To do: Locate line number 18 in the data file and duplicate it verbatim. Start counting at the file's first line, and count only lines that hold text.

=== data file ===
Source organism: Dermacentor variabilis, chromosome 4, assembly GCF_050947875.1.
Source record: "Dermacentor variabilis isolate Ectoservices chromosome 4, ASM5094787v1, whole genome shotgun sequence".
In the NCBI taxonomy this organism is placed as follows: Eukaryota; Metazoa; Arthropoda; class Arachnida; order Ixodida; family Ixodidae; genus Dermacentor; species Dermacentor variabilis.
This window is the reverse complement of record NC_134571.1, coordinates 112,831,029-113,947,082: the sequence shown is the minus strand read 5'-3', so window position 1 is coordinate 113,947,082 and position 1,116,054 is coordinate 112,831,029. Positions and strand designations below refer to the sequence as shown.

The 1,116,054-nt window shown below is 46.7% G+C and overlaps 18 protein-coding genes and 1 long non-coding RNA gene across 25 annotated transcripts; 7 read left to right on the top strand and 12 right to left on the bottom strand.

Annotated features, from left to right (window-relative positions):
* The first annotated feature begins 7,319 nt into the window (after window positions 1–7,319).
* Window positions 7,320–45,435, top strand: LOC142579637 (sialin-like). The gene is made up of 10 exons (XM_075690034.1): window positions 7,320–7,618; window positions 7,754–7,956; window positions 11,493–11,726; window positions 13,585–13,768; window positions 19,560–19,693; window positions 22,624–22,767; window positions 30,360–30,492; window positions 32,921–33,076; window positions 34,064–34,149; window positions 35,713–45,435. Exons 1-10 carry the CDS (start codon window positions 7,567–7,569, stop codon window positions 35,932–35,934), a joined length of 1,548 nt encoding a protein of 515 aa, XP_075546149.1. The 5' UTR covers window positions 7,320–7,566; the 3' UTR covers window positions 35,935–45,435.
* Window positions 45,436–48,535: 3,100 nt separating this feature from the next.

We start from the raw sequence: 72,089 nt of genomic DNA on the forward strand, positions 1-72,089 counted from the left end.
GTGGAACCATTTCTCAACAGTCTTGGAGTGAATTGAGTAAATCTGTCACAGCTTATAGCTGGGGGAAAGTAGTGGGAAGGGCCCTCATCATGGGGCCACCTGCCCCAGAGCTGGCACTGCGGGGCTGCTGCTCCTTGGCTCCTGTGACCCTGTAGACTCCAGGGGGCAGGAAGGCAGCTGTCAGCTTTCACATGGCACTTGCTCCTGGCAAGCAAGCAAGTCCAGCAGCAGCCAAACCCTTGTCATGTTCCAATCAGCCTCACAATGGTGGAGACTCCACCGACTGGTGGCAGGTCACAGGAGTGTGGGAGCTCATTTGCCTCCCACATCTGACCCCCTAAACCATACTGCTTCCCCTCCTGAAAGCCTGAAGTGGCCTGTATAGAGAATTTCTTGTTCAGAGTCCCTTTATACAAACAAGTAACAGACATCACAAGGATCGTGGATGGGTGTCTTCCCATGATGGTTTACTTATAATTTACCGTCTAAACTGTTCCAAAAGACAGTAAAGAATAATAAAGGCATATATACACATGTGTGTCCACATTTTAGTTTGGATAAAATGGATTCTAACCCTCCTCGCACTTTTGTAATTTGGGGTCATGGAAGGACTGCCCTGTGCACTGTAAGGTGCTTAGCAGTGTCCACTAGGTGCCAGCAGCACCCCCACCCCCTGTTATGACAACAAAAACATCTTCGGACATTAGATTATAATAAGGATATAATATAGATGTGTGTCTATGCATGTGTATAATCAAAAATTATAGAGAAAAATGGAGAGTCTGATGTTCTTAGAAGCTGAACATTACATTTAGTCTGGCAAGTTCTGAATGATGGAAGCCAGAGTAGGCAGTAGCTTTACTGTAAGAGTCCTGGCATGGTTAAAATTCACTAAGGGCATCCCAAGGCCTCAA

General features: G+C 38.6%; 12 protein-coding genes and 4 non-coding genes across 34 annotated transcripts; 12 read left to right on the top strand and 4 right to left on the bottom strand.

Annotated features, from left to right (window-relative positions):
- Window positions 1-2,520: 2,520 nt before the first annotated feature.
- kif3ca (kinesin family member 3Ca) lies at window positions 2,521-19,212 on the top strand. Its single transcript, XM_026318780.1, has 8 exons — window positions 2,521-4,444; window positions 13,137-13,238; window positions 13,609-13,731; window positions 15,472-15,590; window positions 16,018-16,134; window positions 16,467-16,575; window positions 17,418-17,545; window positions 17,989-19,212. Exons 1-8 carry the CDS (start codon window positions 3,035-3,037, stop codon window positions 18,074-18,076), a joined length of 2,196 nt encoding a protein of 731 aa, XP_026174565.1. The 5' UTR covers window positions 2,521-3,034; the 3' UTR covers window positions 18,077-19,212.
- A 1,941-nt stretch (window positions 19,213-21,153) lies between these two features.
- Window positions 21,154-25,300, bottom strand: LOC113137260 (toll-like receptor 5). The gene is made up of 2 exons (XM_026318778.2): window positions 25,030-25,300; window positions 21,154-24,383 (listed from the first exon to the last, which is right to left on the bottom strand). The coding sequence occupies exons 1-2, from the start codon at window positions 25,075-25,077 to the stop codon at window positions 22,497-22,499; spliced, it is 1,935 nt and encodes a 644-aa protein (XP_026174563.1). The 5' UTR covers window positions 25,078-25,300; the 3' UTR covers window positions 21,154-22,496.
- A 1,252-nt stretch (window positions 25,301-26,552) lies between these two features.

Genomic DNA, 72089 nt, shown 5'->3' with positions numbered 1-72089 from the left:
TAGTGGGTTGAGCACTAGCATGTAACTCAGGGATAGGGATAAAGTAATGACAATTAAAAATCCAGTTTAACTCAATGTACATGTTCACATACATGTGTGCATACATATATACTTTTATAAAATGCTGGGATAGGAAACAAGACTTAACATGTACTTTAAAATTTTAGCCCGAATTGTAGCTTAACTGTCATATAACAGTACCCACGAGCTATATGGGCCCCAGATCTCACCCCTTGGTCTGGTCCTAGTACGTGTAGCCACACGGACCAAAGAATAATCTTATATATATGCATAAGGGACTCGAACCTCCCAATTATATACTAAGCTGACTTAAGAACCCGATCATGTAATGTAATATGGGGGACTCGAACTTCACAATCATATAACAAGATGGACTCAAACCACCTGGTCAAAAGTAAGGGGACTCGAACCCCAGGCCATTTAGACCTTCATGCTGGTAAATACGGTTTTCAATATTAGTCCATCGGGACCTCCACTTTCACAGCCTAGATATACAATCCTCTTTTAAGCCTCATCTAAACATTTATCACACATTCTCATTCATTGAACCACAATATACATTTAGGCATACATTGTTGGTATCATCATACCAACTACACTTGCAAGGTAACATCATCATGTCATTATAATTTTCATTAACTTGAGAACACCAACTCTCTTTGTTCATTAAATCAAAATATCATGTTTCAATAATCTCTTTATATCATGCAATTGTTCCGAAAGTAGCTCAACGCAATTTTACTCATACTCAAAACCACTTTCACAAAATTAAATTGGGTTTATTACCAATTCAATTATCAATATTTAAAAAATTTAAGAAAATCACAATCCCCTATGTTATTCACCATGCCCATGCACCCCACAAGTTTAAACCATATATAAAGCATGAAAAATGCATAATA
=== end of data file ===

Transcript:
- A 1,252-nt stretch (window positions 25,301-26,552) lies between these two features.